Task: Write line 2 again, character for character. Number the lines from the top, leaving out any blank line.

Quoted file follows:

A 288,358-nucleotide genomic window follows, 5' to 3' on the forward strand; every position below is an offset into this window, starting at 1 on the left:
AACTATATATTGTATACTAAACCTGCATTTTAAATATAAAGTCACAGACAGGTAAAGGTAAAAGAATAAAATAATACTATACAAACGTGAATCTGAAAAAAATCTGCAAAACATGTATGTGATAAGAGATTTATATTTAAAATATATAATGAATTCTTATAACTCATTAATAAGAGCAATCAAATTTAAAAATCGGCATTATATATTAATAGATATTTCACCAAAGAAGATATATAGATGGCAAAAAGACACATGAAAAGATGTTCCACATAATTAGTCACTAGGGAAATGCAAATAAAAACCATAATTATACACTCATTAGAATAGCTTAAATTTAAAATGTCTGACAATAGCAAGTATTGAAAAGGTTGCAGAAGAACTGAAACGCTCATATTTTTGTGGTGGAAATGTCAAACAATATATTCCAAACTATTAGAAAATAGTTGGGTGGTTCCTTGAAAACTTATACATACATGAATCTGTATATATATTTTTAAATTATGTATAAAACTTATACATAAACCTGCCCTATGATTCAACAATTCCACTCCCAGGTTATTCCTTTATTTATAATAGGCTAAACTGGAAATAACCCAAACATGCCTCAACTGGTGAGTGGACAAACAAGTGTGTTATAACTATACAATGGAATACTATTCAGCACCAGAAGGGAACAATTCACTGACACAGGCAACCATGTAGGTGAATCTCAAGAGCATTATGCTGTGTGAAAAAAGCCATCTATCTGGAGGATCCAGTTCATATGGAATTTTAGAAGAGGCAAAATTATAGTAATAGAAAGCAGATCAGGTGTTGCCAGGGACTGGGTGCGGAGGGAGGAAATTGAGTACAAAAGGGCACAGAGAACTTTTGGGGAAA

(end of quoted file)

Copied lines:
AACTATATATTGTATACTAAACCTGCATTTTAAATATAAAGTCACAGACAGGTAAAGGTAAAAGAATAAAATAATACTATACAAACGTGAATCTGAAAAAAATCTGCAAAACATGTATGTGATAAGAGATTTATATTTAAAATATATAATGAATTCTTATAACTCATTAATAAGAGCAATCAAATTTAAAAATCGGCATTATATATTAATAGATATTTCACCAAAGAAGATATATAGATGGCAAAAAGACACATGAAAAGATGTTCCACATAATTAGTCACTAGGGAAATGCAAATAAAAACCATAATTATACACTCATTAGAATAGCTTAAATTTAAAATGTCTGACAATAGCAAGTATTGAAAAGGTTGCAGAAGAACTGAAACGCTCATATTTTTGTGGTGGAAATGTCAAACAATATATTCCAAACTATTAGAAAATAGTTGGGTGGTTCCTTGAAAACTTATACATACATGAATCTGTATATATATTTTTAAATTATGTATAAAACTTATACATAAACCTGCCCTATGATTCAACAATTCCACTCCCAGGTTATTCCTTTATTTATAATAGGCTAAACTGGAAATAACCCAAACATGCCTCAACTGGTGAGTGGACAAACAAGTGTGTTATAACTATACAATGGAATACTATTCAGCACCAGAAGGGAACAATTCACTGACACAGGCAACCATGTAGGTGAATCTCAAGAGCATTATGCTGTGTGAAAAAAGCCATCTATCTGGAGGATCCAGTTCATATGGAATTTTAGAAGAGGCAAAATTATAGTAATAGAAAGCAGATCAGGTGTTGCCAGGGACTGGGTGCGGAGGGAGGAAATTGAGTACAAAAGGGCACAGAGAACTTTTGGGGAAA